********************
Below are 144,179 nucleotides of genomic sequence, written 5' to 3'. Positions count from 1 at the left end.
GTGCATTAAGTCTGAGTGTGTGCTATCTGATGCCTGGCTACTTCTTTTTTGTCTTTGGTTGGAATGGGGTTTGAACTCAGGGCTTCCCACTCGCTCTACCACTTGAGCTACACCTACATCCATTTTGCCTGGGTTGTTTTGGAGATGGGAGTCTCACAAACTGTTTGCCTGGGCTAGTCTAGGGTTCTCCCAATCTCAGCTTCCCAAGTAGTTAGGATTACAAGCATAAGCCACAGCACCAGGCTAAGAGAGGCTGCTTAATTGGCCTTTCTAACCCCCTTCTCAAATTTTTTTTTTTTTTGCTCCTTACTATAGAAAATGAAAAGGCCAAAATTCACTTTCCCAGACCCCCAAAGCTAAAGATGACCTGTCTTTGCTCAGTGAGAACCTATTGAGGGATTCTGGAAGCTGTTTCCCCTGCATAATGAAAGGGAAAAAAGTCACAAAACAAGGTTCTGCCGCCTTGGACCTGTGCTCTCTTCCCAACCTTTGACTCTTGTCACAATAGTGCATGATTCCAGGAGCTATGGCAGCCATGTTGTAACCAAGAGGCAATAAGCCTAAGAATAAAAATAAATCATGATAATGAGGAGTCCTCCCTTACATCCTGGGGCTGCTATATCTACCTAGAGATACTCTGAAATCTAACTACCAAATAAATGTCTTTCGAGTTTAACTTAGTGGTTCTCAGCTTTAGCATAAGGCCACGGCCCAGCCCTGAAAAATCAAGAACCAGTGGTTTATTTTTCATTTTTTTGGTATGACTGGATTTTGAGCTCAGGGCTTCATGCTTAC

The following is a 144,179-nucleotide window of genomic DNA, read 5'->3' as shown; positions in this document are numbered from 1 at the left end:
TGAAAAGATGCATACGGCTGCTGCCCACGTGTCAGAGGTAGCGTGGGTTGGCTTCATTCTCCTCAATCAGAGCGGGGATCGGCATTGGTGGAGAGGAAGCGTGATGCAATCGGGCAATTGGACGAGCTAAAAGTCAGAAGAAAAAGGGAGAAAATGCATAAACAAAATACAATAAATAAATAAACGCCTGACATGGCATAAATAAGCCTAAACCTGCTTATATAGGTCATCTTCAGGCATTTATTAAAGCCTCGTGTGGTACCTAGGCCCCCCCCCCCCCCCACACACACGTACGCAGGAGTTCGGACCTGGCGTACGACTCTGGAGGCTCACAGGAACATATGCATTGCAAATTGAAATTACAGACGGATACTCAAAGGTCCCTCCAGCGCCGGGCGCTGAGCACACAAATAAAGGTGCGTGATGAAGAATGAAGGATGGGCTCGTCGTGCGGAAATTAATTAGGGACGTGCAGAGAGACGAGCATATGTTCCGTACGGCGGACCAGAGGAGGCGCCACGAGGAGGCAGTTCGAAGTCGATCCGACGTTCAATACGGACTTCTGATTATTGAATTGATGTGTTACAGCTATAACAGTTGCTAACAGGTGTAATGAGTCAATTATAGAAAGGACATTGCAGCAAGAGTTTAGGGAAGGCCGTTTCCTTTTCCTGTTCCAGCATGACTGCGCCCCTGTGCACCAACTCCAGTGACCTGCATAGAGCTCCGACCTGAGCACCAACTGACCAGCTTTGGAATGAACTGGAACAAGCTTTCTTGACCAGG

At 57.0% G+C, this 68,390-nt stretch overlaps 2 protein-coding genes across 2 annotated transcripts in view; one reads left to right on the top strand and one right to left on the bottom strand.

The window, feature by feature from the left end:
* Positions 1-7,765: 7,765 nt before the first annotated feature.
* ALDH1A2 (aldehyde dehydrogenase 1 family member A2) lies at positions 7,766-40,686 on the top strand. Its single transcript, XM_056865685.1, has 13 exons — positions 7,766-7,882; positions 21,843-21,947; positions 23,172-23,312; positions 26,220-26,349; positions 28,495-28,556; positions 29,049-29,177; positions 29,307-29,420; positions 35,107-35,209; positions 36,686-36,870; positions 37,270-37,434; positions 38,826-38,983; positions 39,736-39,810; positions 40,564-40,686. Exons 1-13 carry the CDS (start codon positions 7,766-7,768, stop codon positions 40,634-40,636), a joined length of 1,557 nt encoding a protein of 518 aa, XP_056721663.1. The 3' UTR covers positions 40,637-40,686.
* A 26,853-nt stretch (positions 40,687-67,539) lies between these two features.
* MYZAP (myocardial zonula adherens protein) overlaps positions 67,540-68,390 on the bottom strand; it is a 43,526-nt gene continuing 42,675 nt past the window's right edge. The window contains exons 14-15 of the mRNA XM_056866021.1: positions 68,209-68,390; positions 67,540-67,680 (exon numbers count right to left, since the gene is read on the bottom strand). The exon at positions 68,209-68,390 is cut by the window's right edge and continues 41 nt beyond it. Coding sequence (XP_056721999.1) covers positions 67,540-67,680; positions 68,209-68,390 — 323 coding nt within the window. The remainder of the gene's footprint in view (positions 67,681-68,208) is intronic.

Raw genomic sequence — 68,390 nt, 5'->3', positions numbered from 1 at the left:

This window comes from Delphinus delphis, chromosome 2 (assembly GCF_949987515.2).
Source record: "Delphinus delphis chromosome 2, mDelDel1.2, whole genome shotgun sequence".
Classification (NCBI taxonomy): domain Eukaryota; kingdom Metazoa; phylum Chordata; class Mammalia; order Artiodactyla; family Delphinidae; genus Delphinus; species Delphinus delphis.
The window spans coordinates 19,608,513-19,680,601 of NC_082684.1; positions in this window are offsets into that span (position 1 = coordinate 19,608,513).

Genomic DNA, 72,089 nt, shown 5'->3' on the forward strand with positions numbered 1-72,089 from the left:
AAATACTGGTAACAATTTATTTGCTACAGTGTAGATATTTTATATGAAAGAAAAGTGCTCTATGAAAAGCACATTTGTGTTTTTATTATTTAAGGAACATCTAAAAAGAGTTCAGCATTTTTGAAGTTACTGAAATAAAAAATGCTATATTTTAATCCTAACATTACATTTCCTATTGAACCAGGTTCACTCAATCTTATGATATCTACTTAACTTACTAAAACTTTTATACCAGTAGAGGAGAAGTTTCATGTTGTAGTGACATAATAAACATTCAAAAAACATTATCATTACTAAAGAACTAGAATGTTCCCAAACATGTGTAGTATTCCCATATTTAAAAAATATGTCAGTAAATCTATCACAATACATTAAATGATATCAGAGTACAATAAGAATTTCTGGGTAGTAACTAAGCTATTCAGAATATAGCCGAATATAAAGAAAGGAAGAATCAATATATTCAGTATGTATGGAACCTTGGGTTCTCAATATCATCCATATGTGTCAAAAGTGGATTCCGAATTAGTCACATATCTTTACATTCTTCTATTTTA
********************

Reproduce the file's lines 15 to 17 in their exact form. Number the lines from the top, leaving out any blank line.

The window spans coordinates 19,608,513-19,680,601 of NC_082684.1; positions in this window are offsets into that span (position 1 = coordinate 19,608,513).

Genomic DNA, 72,089 nt, shown 5'->3' on the forward strand with positions numbered 1-72,089 from the left:
AAATACTGGTAACAATTTATTTGCTACAGTGTAGATATTTTATATGAAAGAAAAGTGCTCTATGAAAAGCACATTTGTGTTTTTATTATTTAAGGAACATCTAAAAAGAGTTCAGCATTTTTGAAGTTACTGAAATAAAAAATGCTATATTTTAATCCTAACATTACATTTCCTATTGAACCAGGTTCACTCAATCTTATGATATCTACTTAACTTACTAAAACTTTTATACCAGTAGAGGAGAAGTTTCATGTTGTAGTGACATAATAAACATTCAAAAAACATTATCATTACTAAAGAACTAGAATGTTCCCAAACATGTGTAGTATTCCCATATTTAAAAAATATGTCAGTAAATCTATCACAATACATTAAATGATATCAGAGTACAATAAGAATTTCTGGGTAGTAACTAAGCTATTCAGAATATAGCCGAATATAAAGAAAGGAAGAATCAATATATTCAGTATGTATGGAACCTTGGGTTCTCAATATCATCCATATGTGTCAAAAGTGGATTCCGAATTAGTCACATATCTTTACATTCTTCTATTTTA